There are several special procedure-related considerations for intubation that the team should bear in mind. To minimize exposure of healthcare providers during intubation, patients with suspected or confirmed COVID-19 should be roomed in negative pressure suites with full airborne precautions. The choice of neuromuscular blocking agents for these patients remains a topic of debate. Cheung et al. [7] recommend a rapid sequence intubation approach using a high dose of nondepolarizing agent, such as rocuronium, rather than succinylcholine. The longer duration of action of rocuronium prevents aerosolization via patient coughing in the event of multiple attempts at intubation, whereas succinylcholine has a duration of effect lasting only 3–5 min. An increased dose of rocuronium (greater than or equal to 1.2 mg/kg) reduces time to drug onset, which reduces the risk of patient coughing during intubation. Alternatively, succinylcholine given its rapid onset and recovery time may be preferred in the absence of contraindications such as long-term immobility, family history of malignant hyperthermia, certain neuromuscular disorders, and marked hyperkalemia. Use of intravenous lidocaine (1.5 mg/kg) and avoidance of fentanyl are additional strategies which may help prevent coughing. Lidocaine should be used with caution and should be avoided in hemodynamically unstable patients. Awake fiberoptic intubation should be minimized in COVID-19-positive patients as coughing is common with this procedure, conferring risk of infection to those involved. Atomization of local anesthetic for airway topicalization, as is required for these intubations, also risks aerosolizing patient sputum [15].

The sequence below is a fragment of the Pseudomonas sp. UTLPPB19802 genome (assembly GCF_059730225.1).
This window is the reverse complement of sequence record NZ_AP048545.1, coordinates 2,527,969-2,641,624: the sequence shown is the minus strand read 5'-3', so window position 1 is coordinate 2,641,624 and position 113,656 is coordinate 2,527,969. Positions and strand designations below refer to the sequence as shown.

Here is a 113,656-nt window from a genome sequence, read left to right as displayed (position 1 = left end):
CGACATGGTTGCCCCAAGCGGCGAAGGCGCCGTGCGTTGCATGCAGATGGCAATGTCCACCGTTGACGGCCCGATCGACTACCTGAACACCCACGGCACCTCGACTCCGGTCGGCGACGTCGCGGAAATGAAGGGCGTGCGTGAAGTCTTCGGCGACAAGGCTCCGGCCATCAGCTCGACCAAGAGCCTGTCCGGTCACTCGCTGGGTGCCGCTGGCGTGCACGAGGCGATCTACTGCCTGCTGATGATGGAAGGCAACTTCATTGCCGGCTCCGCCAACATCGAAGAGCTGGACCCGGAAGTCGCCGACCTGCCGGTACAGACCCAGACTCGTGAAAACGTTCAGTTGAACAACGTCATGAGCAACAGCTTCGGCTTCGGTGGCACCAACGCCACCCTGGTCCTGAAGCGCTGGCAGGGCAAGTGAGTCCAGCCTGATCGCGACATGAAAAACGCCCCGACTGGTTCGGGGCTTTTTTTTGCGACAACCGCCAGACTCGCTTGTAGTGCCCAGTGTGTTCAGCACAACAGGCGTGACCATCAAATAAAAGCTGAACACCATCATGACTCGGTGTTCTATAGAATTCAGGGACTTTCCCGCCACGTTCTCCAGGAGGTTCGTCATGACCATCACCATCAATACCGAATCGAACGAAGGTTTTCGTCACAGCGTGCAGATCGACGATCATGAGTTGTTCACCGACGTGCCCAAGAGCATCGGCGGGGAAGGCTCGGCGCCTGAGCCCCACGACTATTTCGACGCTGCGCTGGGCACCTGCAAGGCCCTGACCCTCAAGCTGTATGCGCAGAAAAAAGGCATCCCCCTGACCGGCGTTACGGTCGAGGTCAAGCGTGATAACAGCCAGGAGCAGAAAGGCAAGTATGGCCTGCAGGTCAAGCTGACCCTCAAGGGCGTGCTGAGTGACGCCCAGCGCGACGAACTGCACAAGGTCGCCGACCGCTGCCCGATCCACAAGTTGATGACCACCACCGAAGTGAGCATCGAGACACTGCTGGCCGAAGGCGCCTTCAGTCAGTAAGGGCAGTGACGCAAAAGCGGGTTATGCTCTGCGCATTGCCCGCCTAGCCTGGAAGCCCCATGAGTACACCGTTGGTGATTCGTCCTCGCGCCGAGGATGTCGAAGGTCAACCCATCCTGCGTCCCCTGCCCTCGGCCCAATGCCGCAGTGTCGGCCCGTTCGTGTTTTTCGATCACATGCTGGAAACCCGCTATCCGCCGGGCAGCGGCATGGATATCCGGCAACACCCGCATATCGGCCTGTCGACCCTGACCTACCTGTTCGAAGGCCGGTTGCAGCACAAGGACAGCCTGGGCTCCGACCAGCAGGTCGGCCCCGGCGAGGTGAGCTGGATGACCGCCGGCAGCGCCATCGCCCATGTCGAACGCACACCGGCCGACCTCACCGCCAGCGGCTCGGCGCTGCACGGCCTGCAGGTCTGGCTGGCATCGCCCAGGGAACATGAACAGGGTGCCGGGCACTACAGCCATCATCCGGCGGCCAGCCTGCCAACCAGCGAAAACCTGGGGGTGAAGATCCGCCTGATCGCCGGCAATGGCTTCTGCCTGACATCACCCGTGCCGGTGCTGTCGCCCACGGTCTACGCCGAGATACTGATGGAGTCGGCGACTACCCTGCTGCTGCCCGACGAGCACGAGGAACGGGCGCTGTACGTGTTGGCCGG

Bag-mask ventilation should be avoided in COVID-19 patients when possible. Prior studies have found that manual ventilation before intubation was associated with an increased risk of SARS transmission [8] and poses a similar risk for COVID-19 transmission. High-quality preoxygenation with 100% inspired oxygen for 5–10 min is important to optimize patients prior to airway management. Some centers recommend using NIV for preoxygenation based on studies of non-COVID-19 patients with acute hypoxemic respiratory failure [17]. If this approach is used, the ventilator must be switched off between preoxygenation and intubation to decrease aerosolization. Our institution does not use this approach.